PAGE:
There was something for everybody Saturday -- art, live music, food, kids' activities -- at the annual “Art on the Red” event at University Park.
The free event, which continues from 10 a.m. to 4 p.m. today, is a delight for the senses. The sights, sounds and smells enticed people of all ages to come out and see and purchase the creative work of artists from throughout the area. Live music enhanced the laid-back atmosphere, as couples, friends, families with children, and people with dogs strolled through the shady park.
Wafting through the air, scents of cinnamon roasted nuts, burgers, mini donuts and “kettle korn” intermingled to tempt visitors.
“I love gyros,” said Tammy Christenson, Grand Forks, as she eyed the menu posted on the New Flavors Food Truck with a couple of friends.
“We usually come to this every year,” Christenson said.
What she enjoys most, she said, is “seeing unique merchandise that is not coming from a national chain store.”
Kyle and Kayla Bueckers, Sauk Centre, Minn., who operate Blondi’s Lemonade, also enjoy being a part of “Art on the Red.”
“We’ve been here many times,” Kyle Bueckers said. “This is our 10th year as owners.”
They’re keeping up the tradition, dating back 25 years, started by the previous owner of the enclosed stand -- a huge lemon -- where, from inside, they serve lemonade, he said.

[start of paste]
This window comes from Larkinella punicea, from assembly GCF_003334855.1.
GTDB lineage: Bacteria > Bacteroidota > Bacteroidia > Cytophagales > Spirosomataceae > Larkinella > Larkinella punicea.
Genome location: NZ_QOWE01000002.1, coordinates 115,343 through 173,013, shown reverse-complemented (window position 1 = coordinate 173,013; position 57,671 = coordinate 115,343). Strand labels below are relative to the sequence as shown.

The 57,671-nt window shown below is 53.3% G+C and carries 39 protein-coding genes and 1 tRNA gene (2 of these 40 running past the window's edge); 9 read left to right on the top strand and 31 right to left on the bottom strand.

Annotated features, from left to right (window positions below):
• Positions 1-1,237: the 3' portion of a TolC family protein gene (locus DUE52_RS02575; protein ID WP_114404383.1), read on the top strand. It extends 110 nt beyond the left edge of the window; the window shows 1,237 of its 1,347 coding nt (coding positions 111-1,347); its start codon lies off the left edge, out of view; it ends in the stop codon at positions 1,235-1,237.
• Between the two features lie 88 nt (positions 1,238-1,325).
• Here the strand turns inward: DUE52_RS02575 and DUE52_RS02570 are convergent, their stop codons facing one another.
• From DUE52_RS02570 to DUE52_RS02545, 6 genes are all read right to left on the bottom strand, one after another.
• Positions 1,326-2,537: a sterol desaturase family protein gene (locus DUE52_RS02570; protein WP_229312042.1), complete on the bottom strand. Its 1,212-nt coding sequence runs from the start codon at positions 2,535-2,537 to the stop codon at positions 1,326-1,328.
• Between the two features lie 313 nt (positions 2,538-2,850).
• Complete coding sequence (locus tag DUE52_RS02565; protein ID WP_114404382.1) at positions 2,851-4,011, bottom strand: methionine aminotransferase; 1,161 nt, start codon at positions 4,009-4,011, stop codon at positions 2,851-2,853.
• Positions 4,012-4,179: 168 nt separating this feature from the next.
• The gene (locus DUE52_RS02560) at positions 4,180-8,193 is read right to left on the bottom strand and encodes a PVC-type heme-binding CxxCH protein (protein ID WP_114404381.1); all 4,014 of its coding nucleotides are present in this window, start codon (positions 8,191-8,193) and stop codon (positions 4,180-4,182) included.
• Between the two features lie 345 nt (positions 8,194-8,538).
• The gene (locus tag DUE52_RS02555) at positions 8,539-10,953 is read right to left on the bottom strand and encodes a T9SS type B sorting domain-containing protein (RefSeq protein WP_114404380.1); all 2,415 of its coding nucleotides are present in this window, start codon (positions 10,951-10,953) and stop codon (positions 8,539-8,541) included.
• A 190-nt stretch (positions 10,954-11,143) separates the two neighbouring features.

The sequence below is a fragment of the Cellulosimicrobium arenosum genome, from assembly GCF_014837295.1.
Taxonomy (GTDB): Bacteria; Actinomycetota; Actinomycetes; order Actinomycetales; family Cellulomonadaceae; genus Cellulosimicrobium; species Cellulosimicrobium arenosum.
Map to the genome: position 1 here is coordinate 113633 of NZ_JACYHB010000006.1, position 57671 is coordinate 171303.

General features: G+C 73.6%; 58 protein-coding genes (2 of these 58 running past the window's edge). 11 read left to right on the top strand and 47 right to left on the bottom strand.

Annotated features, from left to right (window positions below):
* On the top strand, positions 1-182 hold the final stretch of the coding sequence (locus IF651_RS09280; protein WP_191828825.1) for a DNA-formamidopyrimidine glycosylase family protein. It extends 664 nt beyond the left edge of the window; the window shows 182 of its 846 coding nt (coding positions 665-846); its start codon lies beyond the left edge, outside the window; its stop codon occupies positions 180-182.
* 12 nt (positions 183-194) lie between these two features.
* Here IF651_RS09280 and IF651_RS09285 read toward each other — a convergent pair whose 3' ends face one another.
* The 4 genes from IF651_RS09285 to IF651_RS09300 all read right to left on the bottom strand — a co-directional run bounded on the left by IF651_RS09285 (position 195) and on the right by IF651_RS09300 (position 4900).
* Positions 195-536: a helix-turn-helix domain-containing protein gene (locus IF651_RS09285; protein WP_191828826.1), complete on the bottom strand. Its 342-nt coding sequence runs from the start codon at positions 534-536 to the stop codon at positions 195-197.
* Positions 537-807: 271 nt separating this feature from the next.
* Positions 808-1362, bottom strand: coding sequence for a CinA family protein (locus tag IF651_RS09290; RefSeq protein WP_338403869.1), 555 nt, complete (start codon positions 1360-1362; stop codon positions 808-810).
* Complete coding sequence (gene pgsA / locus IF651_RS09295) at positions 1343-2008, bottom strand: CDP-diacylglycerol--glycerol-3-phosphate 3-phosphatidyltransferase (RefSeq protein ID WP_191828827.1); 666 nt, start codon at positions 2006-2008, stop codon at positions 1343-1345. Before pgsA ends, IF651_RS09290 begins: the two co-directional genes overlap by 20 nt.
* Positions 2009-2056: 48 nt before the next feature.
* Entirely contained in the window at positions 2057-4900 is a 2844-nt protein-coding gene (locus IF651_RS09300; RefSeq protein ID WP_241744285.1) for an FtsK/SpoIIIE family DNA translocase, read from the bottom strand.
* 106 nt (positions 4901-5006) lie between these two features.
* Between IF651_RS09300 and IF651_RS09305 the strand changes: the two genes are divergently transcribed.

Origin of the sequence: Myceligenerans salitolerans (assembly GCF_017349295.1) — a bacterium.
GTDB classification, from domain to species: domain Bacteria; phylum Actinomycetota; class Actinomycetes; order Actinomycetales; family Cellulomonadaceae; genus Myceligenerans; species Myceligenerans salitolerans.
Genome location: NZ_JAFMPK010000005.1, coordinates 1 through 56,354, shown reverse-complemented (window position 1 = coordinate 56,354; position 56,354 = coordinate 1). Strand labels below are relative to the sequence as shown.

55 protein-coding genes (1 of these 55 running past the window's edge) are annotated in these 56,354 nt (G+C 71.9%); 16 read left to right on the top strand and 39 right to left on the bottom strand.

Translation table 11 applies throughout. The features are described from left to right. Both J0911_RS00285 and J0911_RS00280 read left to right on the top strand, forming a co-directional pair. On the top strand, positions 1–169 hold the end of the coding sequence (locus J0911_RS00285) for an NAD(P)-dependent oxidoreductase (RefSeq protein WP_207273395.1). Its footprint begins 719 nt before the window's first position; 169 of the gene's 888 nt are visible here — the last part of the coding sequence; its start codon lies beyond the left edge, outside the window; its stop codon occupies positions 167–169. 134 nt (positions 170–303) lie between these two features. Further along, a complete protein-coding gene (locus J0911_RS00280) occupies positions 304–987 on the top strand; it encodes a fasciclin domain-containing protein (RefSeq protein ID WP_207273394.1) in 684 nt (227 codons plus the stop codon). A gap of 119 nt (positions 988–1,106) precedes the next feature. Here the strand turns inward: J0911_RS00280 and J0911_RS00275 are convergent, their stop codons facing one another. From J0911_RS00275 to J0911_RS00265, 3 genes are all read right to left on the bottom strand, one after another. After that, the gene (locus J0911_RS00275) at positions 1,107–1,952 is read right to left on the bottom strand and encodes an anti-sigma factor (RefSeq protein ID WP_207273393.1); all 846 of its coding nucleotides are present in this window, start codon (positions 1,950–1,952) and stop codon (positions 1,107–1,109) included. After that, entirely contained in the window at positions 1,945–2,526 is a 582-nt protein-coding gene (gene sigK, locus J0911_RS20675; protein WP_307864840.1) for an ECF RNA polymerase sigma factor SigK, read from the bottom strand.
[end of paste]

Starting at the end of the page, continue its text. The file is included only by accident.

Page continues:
“We’re up here a lot,” he said. “We like Grand Forks. Nice people.”
Among the 70-plus artisan booths strewn across the park lawn, Jon Offutt, a glass-blowing artist from Fargo, displayed dozens of unusual pieces -- the result of a lifetime of study and practice.
Offutt, who has shown his work here many times, is the only hot-glass blower in the state, he said. “I’ve been doing this most of my adult life, 38 years.”
His art starts out as molten glass in a furnace heated to 2,000 degrees.
“Most of my colors are on the surface,” said Offutt whose art is distinguishable by the subjects he captures.
“You don’t often see imagery in glass,” he said.
His home, the Upper Midwest, has had a “profound effect” on his art, he said. Many pieces have a horizon line, which is so familiar to those who live or grew up in this area.
At the booth run by Becky Goltz, owner of The Little Apiary of Hendrum, Minn., she sold several kinds of honey produced “with no chemicals” at her home, she said.
She and her beekeeper husband, Kendall, use “cold processing,” meaning no heat is used in extracting honey from hives.
Dave Hodgson of Grand Forks stopped to taste some samples and purchased a jar.
“It’s great,” he said. “I can’t wait to go home and try it.”
The local “Arts 4 Vets” organization exhibited artworks by area veterans, veterans’ family members and active duty military service personnel, and encouraged others to join the group.
It has a new permanent home -- 215 N. Third St. -- to house a gallery, classes and other events from 6 to 8 p.m. on Tuesdays, said Kim Forness Wilson, artist and organization leader.
“We’re no longer nomads,” she said.
Of the artwork that lined the booth, she said, “They are like hidden treasures.”